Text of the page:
Birmingham and Beyond: Birthday Boy Lakshya Sen on His Historic CWG Gold and What Lies Ahead

Laksha Sen was in Mumbai the day after he returned from Birmingham, to shoot an ad for Master Card. Relaxed and elated, he was in a bubbly mood when I met him and agreed to talk about his Birmingham sojourn where he collected two medals for his efforts.

He comes across as a decent, mature young man who speaks softly and makes his point succinctly.

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Sen put on a tremendous show of defensive play en route to his medals. The dangerous-looking full-length dives that saved him many a point seem to be delivering results for the boy from Almora.

“It is an automatic reaction to a sharp smash coming into my court. One can’t practice the dives. Yesterday as a kid when my father used to coach me he put in a lot of practice in defence play,” Sen recollects.

“He used to tell me, first learn how to save a point and then to win the point. So defence Now comes naturally.”

In the all-important gold medal match against Ng Tze Yang, there was one rally that really stood out. Sen dived to his right to retrieve an impossible-looking smash as he picked up the bird two or three inches from the ground. With one eye on the opponent’s movement, he lifted the bird all the way to the baseline. Tze Yang was taken aback and could only watch the bird sail over his head.

“I was committed to playing that shot. From the corner of my vision, I could sense that he was going to rush to the net.”

“Not only did I  have to play that shot but I had to get it to a place which will give me time to recover for the next one. So I just played what came naturally to me.”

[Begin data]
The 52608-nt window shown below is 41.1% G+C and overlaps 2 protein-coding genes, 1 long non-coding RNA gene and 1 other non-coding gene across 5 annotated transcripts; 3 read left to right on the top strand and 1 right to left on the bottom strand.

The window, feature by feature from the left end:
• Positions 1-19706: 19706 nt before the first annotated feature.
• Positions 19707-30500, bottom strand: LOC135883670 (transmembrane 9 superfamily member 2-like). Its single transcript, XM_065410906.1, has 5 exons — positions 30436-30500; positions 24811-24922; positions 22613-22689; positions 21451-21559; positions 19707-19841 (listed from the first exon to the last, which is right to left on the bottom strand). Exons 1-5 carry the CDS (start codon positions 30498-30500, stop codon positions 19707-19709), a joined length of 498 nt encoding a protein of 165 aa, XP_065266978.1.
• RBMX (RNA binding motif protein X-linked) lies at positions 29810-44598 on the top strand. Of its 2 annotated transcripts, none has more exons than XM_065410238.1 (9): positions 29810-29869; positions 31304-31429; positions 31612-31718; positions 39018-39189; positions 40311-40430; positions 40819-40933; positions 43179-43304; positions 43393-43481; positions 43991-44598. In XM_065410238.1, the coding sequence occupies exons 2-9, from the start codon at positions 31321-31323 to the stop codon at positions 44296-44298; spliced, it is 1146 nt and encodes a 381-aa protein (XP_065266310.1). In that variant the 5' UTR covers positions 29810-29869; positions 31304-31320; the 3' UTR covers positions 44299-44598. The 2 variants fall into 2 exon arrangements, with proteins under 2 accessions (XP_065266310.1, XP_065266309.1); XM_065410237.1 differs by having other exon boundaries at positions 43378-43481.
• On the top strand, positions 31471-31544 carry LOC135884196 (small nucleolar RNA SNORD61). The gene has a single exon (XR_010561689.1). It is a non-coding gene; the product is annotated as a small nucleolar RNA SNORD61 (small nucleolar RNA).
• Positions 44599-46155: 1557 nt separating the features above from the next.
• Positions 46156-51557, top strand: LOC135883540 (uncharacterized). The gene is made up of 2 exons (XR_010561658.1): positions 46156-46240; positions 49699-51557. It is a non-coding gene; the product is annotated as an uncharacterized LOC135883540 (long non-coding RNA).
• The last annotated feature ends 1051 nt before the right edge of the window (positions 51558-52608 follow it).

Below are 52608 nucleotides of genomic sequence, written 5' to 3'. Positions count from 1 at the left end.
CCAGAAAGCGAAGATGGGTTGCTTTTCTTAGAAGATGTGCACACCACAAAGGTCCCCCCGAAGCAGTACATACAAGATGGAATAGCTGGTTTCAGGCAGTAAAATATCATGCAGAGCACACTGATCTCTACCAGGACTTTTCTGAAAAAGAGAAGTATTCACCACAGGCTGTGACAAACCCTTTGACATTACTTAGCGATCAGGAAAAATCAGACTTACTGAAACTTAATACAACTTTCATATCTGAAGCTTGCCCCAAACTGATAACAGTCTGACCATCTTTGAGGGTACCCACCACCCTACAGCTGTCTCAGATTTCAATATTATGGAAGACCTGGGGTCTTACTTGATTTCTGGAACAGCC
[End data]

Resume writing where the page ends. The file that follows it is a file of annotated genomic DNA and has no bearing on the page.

Former badminton player and coach Vimal Kumar, who moulded Sen’s game during his nascent years at the Prakash Padukone Badminton Academy, sends the 21-year-old his wishes and messages to the young shuttler before crucial games that have aided in his pursuit of perfection.

“Vimal sir knows my game inside out. He has been coaching me for ten years. He has so much experience and thoroughly understands the sport. So when he sends a message it is for my good. And I try to follow up as much as possible,” said Sen in a humble tone.

Sen has worked on his game in order to make it more comprehensive and has effectively built his repertoire to reach the position he has managed today. But, he still feels there’s room for improvement.

“There is always room for improvement,” he says.

“I have to continue working on my fitness and make my defence tighter. I should be able to attack more and with more speed and power. I have to focus more and should not get distracted by anything on the court,” said Sen.

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Being away on the circuit could take a toll on athletes, especially the young ones. When asked about what he misses most about home, he responds with a heartwarming, grounded answer in all sincerity.

“I used to miss mother’s food a lot initially. But now she has come to Bangalore and makes the food I like. I do not feel homesick now as I am playing my matches and am really busy.”

“Only while returning do I start feeling a bit homesick. But I am ok otherwise.”

After having picked up the gold on his debut at the Thomas Cup and the Commonwealth Games, Sen isn’t ready to rest on his laurels yet as he has his sight fixed on the upcoming World Championships.

“I will be training for the world championships and I intend to win it,” claimed the youngster.

“I am in good form and am looking forward to the championship. I got a bronze medal last year as I went down to Shrikant in the semifinal. I want to make amends this time around.”

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